23 Feb Turf Grass vs. Native Plants
Grass versus native plants. It’s an argument that comes up just about every spring/summer and I thought that I would write this post to put the position of Sod Solutions on the issue out there. While it’s true that whatever you put in your yard should make the best use of one of the world’s most precious commodities, when you look at the data it turns out that grass isn’t the water-sucking monster that some would lead you to believe. In fact, it can be one of the most eco-friendly choices in a landscape.
Those who advocate for going native over turf grass often argue from a water conservation perspective. While it is possible that native plants can survive on less irrigation water than grass, the notion that turf is a water hog because it has to be watered often is not true in most parts of the country. An established lawn should require no more than 1” of total water per week, including rainfall. It is best to water only once or twice per week to promote root growth and “train” the grass to handle drought better. Studies have shown that both Bermuda and Zoysia varieties (including our Celebration and Empire) can go over 60 days without water. They have a built in mechanism that triggers dormancy when the water is turned off. The grass turns brown, but does not die and when water is applied again it will recover. Unfortunately, St. Augustine does not have this ability and will die when in drought conditions. Because of this, Empire and Celebration both have the ability to earn green credits in many areas. Be sure to check out our research page for details of the study or to learn more.
Homeowners who provide more than 1” of total water per week to established lawns are simply wasting that water. A poor cultural practice by homeowners and landscapers is not a reason to attack a plant and advocate for its complete removal from the landscape. One of the things that I believe needs major attention from both our industry and the media is advocacy for rain fall detection and irrigation cut off systems through moisture sensors and available weather data. An irrigation system is not a set it and forget it device and nothing frustrates me more than seeing an irrigation system running during or after a heavy rainfall.
Beyond irrigation, remember that native plants need water too. Just like turf, they’re not going to look good unless they receive supplemental water during a drought. The difference between turf grass and native plants (really any tree or shrub for that matter) as far as water goes, is much more root system depth than water usage. Trees and shrubs in many cases actually use more water than grass, but have better access to water due to the depth of their roots.
It’s not so much where a plant comes from, but more the climate and adaptations the plant has had to make over time that determines its water usage and ability to survive drought. Grass has proven itself to be one of the most adaptable plants on the planet, appearing in nearly every climate and USDA zone. Grow a grass that is well adapted to your area and it will need less care than one that is not. On top of this, developers of turf grass cultivars breed with an eye toward creating new varieties that tolerate drought conditions and thrive on less water. Today’s turf grasses are some of the hardiest and beneficial plants out there.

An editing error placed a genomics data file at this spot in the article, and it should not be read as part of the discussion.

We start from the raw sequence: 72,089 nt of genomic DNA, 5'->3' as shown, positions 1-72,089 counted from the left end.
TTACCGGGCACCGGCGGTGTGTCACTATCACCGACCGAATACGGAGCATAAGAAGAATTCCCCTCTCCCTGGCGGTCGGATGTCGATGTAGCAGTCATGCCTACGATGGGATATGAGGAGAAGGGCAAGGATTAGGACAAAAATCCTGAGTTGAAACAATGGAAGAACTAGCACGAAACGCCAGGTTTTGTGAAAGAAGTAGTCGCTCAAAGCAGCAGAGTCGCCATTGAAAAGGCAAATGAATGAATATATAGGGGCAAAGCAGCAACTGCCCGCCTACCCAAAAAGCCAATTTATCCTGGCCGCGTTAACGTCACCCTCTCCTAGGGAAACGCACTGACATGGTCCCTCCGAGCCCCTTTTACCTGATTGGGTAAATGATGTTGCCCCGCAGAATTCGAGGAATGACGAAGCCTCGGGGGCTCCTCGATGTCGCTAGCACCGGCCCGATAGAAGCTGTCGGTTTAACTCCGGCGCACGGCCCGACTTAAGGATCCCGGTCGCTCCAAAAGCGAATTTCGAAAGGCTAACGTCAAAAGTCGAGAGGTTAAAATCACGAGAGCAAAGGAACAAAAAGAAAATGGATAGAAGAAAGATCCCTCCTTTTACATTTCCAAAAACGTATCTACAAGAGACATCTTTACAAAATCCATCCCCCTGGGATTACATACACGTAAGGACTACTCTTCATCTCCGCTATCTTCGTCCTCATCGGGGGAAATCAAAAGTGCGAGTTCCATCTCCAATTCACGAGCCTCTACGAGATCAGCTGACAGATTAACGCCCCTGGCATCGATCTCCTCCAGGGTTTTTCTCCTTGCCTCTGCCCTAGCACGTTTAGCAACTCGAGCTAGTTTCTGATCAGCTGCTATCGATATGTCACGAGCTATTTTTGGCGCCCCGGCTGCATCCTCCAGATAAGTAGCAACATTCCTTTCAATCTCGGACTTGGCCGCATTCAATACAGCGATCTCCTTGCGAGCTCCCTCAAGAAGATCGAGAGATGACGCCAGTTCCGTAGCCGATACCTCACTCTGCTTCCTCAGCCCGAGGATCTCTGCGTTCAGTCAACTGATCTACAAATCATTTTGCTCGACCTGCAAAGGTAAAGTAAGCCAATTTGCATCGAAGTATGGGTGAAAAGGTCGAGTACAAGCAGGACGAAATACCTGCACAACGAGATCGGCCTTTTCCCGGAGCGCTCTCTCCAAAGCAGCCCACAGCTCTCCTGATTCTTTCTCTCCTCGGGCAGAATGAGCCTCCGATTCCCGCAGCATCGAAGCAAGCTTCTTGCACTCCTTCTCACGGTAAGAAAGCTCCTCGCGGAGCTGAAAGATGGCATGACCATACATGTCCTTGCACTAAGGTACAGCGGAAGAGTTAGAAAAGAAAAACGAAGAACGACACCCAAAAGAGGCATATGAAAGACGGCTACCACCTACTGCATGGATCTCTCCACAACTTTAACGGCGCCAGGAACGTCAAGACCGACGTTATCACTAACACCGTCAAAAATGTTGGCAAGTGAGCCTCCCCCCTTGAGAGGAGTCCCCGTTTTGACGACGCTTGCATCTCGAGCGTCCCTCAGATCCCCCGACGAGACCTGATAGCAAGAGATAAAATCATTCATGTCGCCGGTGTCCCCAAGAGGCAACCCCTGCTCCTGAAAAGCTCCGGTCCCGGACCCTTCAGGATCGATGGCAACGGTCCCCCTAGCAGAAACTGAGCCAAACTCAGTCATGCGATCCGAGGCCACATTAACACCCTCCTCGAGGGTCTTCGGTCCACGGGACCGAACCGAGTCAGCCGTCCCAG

It’s when you compare grass’s other benefits to those of native plants that it really shines. For example:
- While all plants do good things for the air by converting carbon dioxide into oxygen, grass is far more efficient at it than native plants. The rate at which oxygen is converted is a function of leaf surface area and growth rates, and lawn grasses have many more leaves and grow much faster than native plants. Just 55 square feet of turf provides enough oxygen for one person for an entire day.
- Grass naturally lowers temperatures through evapotranspiration, or exchanging moisture with the air. The average front lawn has the same cooling effect as an 8.5-ton air conditioner.
- The turf grass areas in the United States alone are estimated to store and remove upwards of 37 billion tons of carbon. Grass also absorbs particulates and some of the nastiest atmospheric pollutants such as sulfur dioxide and ozone.
- The roots of turf grass act as a natural environmental filter. Combined with the microbes and other things in soil, lawns actually play a key role in the biodegradation of contaminants found in runoff water.
- Because they are more dense than native plants, turf grass lawns provide better fire protection and erosion control.
The bottom line is, there is a place in a landscape for both native plants and turf grass. We don’t encourage a landscape with nothing but grass any more than one with no grass. When designing an outdoor area, use moderation and common sense. A lawn is a place that can provide outdoor enjoyment, sports, beauty, and value for your home. Before you decide to remove your lawn, consider these points and do your own research. You’ll find that grass can be one of the most environmentally friendly plants you can grow.